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Penetration of Internet-connected TV sets growing rapidly

One in five owners of television sets are now using video game consoles, Blu-ray players or other devices to bring Internet programming to their home TV screens, a new study by market research firm Frank N. Magid Associates has found.

The research, conducted as part of the Magid Media Futures 2012 study, found that 21 percent of TV viewers connect to the Internet via their TVs in comparison to 16 percent last year. They use the connected TV for web browsing, viewing videos through subscription services such as Netflix, online gaming and visiting Facebook, in addition to other web services and content.

Magid’s study found that game consoles, like Nintendo Wii, PlayStation 3 and the Xbox 360, are the primary means of connecting to the Internet via TV. These are followed by smart TVs, Blu-Ray players and over the top devices like Apple TV and Roku boxes.

Early adopters, Magid said, are more likely to be male (56 percent male vs. 44 percent female) with more than half of the adopters between the ages of 18-44.

The number of viewers accessing the Internet via their TVs will continue to grow, as 30 percent of consumers who do not currently access the Internet through TV say they are interested in doing so.

These potential subsequent adopters also skew male (58 percent male vs. 42 percent female) and tend to be slightly older than current users—ages 25-54—the study says.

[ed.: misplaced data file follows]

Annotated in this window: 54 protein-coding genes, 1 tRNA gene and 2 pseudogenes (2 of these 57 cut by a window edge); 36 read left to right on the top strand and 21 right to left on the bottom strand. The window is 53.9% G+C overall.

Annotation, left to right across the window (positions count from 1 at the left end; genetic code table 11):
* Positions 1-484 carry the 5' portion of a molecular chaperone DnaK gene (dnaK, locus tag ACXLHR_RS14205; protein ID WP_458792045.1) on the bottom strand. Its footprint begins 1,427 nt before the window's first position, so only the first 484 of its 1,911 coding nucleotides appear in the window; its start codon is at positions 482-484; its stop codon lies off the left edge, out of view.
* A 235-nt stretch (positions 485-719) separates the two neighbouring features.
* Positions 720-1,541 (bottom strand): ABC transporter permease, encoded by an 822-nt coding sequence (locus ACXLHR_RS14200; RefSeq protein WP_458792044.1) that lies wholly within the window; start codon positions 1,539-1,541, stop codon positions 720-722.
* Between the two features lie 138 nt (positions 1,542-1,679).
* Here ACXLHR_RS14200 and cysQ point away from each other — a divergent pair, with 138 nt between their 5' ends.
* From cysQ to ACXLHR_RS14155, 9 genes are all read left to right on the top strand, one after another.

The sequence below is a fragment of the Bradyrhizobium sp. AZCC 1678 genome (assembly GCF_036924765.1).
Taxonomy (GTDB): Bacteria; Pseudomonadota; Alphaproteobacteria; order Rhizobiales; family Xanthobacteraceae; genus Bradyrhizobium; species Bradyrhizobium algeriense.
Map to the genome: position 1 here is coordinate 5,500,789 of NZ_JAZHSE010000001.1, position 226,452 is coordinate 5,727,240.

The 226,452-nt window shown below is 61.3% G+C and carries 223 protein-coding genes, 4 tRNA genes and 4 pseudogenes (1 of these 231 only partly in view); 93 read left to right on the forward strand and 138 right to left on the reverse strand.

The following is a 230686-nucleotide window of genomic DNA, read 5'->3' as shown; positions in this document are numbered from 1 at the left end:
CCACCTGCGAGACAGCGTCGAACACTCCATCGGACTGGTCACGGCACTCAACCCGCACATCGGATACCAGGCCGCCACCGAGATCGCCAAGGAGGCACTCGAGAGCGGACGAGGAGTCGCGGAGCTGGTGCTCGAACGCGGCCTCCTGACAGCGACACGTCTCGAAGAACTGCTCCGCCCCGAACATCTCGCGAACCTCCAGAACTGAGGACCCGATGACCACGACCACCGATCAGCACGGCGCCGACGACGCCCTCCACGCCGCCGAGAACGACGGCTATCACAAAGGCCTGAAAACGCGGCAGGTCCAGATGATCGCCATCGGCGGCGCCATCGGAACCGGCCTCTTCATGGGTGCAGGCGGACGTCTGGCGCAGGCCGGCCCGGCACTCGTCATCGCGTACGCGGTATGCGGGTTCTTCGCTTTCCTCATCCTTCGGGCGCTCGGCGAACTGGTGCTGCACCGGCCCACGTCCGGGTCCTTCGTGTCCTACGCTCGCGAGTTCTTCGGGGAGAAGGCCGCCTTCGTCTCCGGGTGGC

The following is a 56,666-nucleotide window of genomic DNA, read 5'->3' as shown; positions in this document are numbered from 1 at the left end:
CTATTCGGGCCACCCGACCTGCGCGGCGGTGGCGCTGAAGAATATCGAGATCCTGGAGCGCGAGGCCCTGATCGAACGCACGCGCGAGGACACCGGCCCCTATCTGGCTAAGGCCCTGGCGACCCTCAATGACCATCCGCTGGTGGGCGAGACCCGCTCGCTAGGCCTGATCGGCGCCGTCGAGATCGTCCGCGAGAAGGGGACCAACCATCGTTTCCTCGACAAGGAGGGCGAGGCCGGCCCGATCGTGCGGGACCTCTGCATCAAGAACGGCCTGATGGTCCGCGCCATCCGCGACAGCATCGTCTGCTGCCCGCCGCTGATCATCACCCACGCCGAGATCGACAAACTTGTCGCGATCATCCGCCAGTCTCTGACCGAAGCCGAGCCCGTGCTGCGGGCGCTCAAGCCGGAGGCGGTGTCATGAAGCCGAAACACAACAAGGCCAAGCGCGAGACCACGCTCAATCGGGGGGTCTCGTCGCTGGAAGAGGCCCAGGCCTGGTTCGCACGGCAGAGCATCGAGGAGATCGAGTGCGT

“Connected TVs will bring the Internet to the large screen, in contrast to how the smartphone has brought the Internet to the small screen,” said Mike Vorhaus, president of Magid Advisors, a unit of Frank N. Magid Associates. “Consumers will be able to watch and browse what they want, when they want, on a big screen through connected TVs.”

“Over the next 18 months, we are going to be at the end of the early adopter phase of connected televisions as the mainstreaming of the technology happens,” Magid researcher Andrew Hare told the Los Angeles Times ( “More and more Americans are getting connected televisions in their homes.”

The Times reported that the viewer behavior is quickly moving beyond the technologically adventurous to include everyone. The number of connected TVs in homes could jump 50 percent annually over the next couple of years, Magid predicted in the Times report.

When twice as many people watch entertainment that has been delivered by the Internet to the TV screen, they’ll be less dependent on pay TV services, Vorhaus told the newspaper. This could signal major disruptions ahead for the way entertainment reaches the home, he noted.